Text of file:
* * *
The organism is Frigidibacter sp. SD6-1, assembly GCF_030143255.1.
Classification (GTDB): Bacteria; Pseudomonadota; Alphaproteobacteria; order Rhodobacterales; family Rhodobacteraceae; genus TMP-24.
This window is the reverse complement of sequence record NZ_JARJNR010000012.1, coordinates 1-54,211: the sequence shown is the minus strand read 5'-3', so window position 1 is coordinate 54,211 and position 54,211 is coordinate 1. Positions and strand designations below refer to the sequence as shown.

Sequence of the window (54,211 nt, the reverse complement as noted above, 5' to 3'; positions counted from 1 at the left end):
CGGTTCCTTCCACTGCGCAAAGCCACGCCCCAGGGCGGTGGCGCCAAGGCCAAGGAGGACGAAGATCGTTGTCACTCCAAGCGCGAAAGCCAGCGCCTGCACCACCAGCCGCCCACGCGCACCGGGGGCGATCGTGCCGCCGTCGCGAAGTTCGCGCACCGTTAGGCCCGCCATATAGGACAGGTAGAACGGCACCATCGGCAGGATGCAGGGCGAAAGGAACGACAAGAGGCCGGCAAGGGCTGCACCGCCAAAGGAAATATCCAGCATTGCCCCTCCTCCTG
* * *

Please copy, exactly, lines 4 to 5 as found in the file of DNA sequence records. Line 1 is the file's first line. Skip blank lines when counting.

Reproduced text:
Sequence of the window (54,211 nt, the reverse complement as noted above, 5' to 3'; positions counted from 1 at the left end):
CGGTTCCTTCCACTGCGCAAAGCCACGCCCCAGGGCGGTGGCGCCAAGGCCAAGGAGGACGAAGATCGTTGTCACTCCAAGCGCGAAAGCCAGCGCCTGCACCACCAGCCGCCCACGCGCACCGGGGGCGATCGTGCCGCCGTCGCGAAGTTCGCGCACCGTTAGGCCCGCCATATAGGACAGGTAGAACGGCACCATCGGCAGGATGCAGGGCGAAAGGAACGACAAGAGGCCGGCAAGGGCTGCACCGCCAAAGGAAATATCCAGCATTGCCCCTCCTCCTG